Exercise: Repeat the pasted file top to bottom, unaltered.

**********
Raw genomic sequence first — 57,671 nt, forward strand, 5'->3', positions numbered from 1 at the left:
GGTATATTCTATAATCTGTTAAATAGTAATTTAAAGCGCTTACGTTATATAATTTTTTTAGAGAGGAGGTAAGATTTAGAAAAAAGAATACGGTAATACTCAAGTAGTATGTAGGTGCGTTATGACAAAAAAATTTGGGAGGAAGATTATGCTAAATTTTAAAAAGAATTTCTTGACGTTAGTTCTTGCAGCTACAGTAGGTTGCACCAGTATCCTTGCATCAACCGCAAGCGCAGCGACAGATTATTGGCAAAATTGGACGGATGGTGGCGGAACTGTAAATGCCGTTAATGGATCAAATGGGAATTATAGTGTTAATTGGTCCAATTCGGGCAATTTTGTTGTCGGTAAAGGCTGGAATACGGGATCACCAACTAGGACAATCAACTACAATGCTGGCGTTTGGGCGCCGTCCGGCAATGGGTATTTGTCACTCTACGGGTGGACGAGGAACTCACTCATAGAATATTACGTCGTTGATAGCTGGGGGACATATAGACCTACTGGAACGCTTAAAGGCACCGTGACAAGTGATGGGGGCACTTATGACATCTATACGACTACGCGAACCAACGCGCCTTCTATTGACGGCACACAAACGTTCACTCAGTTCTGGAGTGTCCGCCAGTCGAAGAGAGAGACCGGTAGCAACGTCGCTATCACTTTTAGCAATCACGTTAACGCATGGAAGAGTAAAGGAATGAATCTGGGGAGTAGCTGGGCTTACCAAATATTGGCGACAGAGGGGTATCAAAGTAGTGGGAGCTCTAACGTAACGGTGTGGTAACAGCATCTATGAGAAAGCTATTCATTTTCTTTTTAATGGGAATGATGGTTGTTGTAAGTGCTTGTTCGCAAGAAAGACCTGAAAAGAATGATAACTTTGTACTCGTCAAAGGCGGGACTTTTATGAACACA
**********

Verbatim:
Raw genomic sequence first — 57,671 nt, forward strand, 5'->3', positions numbered from 1 at the left:
GGTATATTCTATAATCTGTTAAATAGTAATTTAAAGCGCTTACGTTATATAATTTTTTTAGAGAGGAGGTAAGATTTAGAAAAAAGAATACGGTAATACTCAAGTAGTATGTAGGTGCGTTATGACAAAAAAATTTGGGAGGAAGATTATGCTAAATTTTAAAAAGAATTTCTTGACGTTAGTTCTTGCAGCTACAGTAGGTTGCACCAGTATCCTTGCATCAACCGCAAGCGCAGCGACAGATTATTGGCAAAATTGGACGGATGGTGGCGGAACTGTAAATGCCGTTAATGGATCAAATGGGAATTATAGTGTTAATTGGTCCAATTCGGGCAATTTTGTTGTCGGTAAAGGCTGGAATACGGGATCACCAACTAGGACAATCAACTACAATGCTGGCGTTTGGGCGCCGTCCGGCAATGGGTATTTGTCACTCTACGGGTGGACGAGGAACTCACTCATAGAATATTACGTCGTTGATAGCTGGGGGACATATAGACCTACTGGAACGCTTAAAGGCACCGTGACAAGTGATGGGGGCACTTATGACATCTATACGACTACGCGAACCAACGCGCCTTCTATTGACGGCACACAAACGTTCACTCAGTTCTGGAGTGTCCGCCAGTCGAAGAGAGAGACCGGTAGCAACGTCGCTATCACTTTTAGCAATCACGTTAACGCATGGAAGAGTAAAGGAATGAATCTGGGGAGTAGCTGGGCTTACCAAATATTGGCGACAGAGGGGTATCAAAGTAGTGGGAGCTCTAACGTAACGGTGTGGTAACAGCATCTATGAGAAAGCTATTCATTTTCTTTTTAATGGGAATGATGGTTGTTGTAAGTGCTTGTTCGCAAGAAAGACCTGAAAAGAATGATAACTTTGTACTCGTCAAAGGCGGGACTTTTATGAACACA